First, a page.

Where they add the yeast and age/condition the beer

It was really nice to hear what a strong emphasis Kichesippi places on connecting with the local community.  Local farmers feed the leftover grains to cows, local musicians cook with it, and they always seem to be available at fun music events here in the City.

One exciting thing we learned during the tour is that Kichesippi will be selling their Natural blonde pale ale in 6 packs at local LCBOs (see details here)!

(Also as a side note if you have a chance go see the clock piece at the national Gallery – it is mesmerizing!)

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Cookie exchange


Last weekend I went to a small and intimate cookie exchange hosted by my friend and fellow blogger Cara of the Polka Dot Apron.  For my contribution I made:  Snowball cookies and Vegan chocolate covered cookie dough.  I liked both but not as much as the other cookies at the exchange. While the snowball cookies were tasty I think they would have benefited from some coconut added to the mix.  And, the chocolate covered cookie dough was overly rich for my taste.  But that being said, I think I will make them again  – maybe with peanut butter cookie dough next time.   As a side note,  these recipes called for coconut oil.  I saw some at Herb and Spice the week before but refused to pay the price they were charging.  When I settled on making these cookies I changed my mind and decided to suck it up. But when I returned to Herb and Spice they were sold out!  Luckily for me, the Natural Food Pantry in Westboro had some.  Even more lucky for me it was on sale!  Long story short:  if you are looking for coconut oil, the natural food pantry is the place to go.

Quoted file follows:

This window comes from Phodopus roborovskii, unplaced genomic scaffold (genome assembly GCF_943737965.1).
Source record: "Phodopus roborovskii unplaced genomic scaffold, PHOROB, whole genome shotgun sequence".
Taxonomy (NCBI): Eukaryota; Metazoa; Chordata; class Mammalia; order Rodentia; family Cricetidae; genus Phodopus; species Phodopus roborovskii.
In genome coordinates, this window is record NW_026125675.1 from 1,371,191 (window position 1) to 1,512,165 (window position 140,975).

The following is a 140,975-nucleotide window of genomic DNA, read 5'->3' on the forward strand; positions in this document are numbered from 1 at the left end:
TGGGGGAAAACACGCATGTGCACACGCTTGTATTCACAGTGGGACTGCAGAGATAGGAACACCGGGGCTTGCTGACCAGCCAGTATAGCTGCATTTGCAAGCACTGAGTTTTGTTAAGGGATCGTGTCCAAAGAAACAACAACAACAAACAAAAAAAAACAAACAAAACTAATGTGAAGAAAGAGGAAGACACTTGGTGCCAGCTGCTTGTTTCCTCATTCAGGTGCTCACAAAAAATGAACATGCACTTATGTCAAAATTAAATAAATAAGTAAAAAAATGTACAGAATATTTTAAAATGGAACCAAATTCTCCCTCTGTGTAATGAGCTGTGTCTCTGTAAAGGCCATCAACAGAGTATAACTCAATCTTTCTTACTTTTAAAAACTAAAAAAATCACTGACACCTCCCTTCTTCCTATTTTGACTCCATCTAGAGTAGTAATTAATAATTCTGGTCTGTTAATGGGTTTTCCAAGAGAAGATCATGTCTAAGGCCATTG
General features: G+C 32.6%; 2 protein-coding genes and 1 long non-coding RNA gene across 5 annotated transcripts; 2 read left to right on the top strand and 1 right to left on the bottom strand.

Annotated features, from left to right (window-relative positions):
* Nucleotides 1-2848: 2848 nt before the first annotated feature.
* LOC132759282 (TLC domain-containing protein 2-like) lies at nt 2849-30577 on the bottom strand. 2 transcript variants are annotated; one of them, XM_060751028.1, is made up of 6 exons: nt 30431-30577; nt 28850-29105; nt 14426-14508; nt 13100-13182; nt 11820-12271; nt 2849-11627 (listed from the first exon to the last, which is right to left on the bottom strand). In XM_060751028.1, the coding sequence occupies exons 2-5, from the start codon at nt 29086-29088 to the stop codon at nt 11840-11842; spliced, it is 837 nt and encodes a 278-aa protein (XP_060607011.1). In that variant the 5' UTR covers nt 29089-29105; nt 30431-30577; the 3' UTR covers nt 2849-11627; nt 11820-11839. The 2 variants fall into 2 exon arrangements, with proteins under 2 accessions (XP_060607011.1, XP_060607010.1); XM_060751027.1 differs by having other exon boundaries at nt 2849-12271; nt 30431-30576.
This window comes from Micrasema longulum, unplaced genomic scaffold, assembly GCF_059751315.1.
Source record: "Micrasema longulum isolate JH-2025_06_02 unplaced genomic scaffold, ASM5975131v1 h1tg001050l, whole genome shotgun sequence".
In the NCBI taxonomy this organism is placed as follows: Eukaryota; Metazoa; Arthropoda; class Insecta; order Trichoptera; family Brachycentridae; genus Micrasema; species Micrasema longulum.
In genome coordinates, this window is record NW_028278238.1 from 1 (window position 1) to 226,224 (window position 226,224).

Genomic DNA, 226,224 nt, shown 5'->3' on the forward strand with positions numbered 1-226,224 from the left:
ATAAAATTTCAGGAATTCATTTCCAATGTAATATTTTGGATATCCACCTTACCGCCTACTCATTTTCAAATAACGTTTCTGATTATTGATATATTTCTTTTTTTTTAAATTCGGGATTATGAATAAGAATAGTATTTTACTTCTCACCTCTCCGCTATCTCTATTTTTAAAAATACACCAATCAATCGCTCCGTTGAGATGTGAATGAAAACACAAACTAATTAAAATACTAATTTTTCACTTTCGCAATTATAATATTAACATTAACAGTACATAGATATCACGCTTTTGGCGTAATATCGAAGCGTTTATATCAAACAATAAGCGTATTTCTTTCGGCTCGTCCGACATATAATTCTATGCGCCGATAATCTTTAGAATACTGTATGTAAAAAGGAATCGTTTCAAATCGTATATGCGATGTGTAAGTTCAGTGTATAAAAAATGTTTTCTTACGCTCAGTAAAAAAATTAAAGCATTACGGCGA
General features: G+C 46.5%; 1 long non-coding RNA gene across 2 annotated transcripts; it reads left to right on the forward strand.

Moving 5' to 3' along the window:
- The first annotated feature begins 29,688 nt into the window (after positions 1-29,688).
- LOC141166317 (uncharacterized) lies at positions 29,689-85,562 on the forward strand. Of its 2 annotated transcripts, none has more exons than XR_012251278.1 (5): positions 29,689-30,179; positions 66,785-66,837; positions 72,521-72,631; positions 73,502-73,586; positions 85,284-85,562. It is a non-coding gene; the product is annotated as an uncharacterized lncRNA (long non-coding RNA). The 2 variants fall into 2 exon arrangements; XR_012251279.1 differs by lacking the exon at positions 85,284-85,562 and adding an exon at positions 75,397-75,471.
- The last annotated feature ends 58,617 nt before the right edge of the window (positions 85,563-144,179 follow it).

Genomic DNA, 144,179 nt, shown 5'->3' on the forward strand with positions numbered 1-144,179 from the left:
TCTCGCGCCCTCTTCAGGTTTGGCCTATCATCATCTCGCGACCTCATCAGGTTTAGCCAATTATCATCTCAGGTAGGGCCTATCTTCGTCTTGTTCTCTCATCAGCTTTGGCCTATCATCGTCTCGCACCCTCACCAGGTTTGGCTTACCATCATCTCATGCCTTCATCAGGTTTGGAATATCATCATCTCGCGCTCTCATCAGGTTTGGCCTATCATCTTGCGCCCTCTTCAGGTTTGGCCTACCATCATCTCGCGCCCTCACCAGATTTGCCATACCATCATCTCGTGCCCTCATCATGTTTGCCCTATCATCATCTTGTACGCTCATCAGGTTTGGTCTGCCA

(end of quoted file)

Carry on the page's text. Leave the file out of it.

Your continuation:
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Sunday musings

Today I’m going to bake this delicious looking Peanut butter banana bread from Joy the baker.

Then I am going to make one of my favourite soups with a twist – Green soup with ginger!  This is a recipe from Love Soup.  A go-to cookbook in January especially after the week we have experienced here in Ottawa. Today, it is -10 and it feels warm!   Anna Thomas explains her process for making the soup here.

Also, if you are looking for something to do tomorrow night this looks interesting. The Ottawa Public Library (Main branch) is hosting the authors of All the Dirt: Reflections on Organic Farming. They are talking about the book and their experiences farming organically in BC.  Check out their company website and if you have time check them out at OPL.